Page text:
I think that this will help me considerably.

Question - which was drawn/engraved first the leaf or the scroll?

D.C.

tldcowboygear
03-24-2008, 11:04 AM
I did not really say what I meant I don't think. In order of precedence, I see the big leaf, then the grape clusters. I won't get ahead but I have the 3rd in my head.

D.C.

charles starks
03-24-2008, 02:57 PM
well first i notice the balance, the proportioning to the area he was working on is very consistent.
All the scrolls , leaves , grapes are proportionate to the area and he appears to have kept the same distance from the perimeters in all his areas , very nice . As to what draws my attention first , the large leaves . Yet at the same time the other smaller leaves, clusters of grapes and scrolls are just enough to want to draw your attention away from the main focus . which then wants to draw you back .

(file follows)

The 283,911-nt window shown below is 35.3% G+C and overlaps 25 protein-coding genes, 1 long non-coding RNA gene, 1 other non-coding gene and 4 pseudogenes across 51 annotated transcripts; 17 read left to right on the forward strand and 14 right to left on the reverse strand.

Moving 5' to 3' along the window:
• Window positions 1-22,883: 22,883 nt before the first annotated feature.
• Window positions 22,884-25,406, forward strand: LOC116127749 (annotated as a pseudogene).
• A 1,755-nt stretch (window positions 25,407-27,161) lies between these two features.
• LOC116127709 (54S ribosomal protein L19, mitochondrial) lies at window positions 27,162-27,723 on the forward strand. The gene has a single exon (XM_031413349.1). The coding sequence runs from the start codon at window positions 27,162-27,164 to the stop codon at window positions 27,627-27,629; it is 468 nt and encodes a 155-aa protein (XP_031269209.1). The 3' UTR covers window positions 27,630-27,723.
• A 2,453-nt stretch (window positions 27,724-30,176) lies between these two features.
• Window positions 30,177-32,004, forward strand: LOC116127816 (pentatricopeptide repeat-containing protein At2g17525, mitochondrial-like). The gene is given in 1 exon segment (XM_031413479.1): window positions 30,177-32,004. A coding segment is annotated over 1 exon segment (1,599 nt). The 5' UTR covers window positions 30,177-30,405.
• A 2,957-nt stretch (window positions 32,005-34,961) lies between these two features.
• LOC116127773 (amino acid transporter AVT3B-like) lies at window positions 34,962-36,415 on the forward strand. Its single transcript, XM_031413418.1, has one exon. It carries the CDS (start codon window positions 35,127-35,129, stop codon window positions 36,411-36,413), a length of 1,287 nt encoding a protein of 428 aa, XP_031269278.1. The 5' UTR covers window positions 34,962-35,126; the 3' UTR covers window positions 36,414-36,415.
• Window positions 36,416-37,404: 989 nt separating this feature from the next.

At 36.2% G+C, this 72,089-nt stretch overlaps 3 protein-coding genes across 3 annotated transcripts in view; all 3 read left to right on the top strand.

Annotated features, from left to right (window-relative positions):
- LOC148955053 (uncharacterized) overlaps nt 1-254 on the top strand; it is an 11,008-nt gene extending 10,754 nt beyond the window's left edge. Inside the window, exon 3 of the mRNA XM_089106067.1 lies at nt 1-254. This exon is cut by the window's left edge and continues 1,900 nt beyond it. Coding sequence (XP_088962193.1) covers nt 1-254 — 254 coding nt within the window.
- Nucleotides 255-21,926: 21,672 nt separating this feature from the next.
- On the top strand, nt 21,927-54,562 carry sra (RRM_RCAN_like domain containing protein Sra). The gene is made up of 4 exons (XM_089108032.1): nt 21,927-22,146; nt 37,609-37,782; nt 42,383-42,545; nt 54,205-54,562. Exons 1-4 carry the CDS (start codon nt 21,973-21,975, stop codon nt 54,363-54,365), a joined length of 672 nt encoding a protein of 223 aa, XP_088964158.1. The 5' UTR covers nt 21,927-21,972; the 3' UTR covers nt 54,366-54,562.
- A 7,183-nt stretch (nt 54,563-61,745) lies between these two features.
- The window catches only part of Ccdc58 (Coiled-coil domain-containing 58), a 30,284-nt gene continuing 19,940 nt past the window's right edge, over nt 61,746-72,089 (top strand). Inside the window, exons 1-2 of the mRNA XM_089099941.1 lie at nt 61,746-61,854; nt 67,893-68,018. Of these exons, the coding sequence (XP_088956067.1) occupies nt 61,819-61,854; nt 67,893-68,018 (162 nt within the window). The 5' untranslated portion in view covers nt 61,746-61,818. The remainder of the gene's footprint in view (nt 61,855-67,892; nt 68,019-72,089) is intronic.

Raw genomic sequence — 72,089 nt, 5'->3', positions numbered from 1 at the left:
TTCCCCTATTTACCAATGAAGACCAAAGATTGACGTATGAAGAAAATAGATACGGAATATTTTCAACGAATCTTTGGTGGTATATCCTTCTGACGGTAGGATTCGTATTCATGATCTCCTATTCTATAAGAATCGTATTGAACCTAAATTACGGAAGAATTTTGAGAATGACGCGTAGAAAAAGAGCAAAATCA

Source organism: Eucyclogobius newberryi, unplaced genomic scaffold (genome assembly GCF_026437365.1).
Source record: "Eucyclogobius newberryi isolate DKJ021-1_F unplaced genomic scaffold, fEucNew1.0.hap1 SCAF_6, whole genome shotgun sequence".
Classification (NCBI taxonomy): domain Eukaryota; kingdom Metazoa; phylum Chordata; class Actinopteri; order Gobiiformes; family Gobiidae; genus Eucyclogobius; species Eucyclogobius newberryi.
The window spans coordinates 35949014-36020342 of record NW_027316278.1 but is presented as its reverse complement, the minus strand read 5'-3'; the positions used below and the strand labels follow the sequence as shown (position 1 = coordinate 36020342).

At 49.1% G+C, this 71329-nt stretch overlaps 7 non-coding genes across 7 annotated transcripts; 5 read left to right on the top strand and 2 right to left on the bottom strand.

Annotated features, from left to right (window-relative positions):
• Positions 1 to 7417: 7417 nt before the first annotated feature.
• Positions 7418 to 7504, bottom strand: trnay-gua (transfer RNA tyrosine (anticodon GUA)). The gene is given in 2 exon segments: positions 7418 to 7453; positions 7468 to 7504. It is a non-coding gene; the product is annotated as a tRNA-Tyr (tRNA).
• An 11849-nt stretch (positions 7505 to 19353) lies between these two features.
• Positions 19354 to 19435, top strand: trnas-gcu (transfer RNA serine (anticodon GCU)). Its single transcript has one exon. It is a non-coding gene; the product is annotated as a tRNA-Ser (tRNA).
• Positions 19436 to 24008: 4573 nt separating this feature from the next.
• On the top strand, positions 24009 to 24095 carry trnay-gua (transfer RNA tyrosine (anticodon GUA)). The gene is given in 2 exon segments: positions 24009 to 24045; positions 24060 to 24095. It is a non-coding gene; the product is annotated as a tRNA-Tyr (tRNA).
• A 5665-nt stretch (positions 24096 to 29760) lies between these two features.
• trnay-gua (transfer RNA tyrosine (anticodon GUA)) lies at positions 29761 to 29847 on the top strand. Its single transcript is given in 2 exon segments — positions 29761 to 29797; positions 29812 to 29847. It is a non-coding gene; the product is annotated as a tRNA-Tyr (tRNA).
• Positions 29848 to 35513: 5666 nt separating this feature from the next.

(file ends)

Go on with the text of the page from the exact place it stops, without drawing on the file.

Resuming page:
Its very nice , I like it a lot

Ray Cover
03-24-2008, 03:16 PM
To me the leaf on the raised panel is the first thing I notice then the other two larger leaves.

If you apply the rule of thirds to this action you will notice that the leaf on the raised panel hits almost right on one of those one third division lines. That tends to give it a bit more emphasis than the other two.

The next tier of emphasis is a bit more difficult for me to pin down. Once I get past the larger leaves the repetition and the arrangement tends to pull my eye through the other elements fairly evenly. I find my eye not really picking out a stronger element between the main scroll stems, the smaller leaves and the grape clusters.

I do find that my eye tends to scan the design fairly well. Even though it does have three large areas of emphasis the overall design is strong enough that my eye does not get stuck on any one place.

Ray

charles starks
03-24-2008, 05:06 PM
do any of you use the golden mean “ 3, 5 rule “to lay out your distance and proportions or is it all by eye ?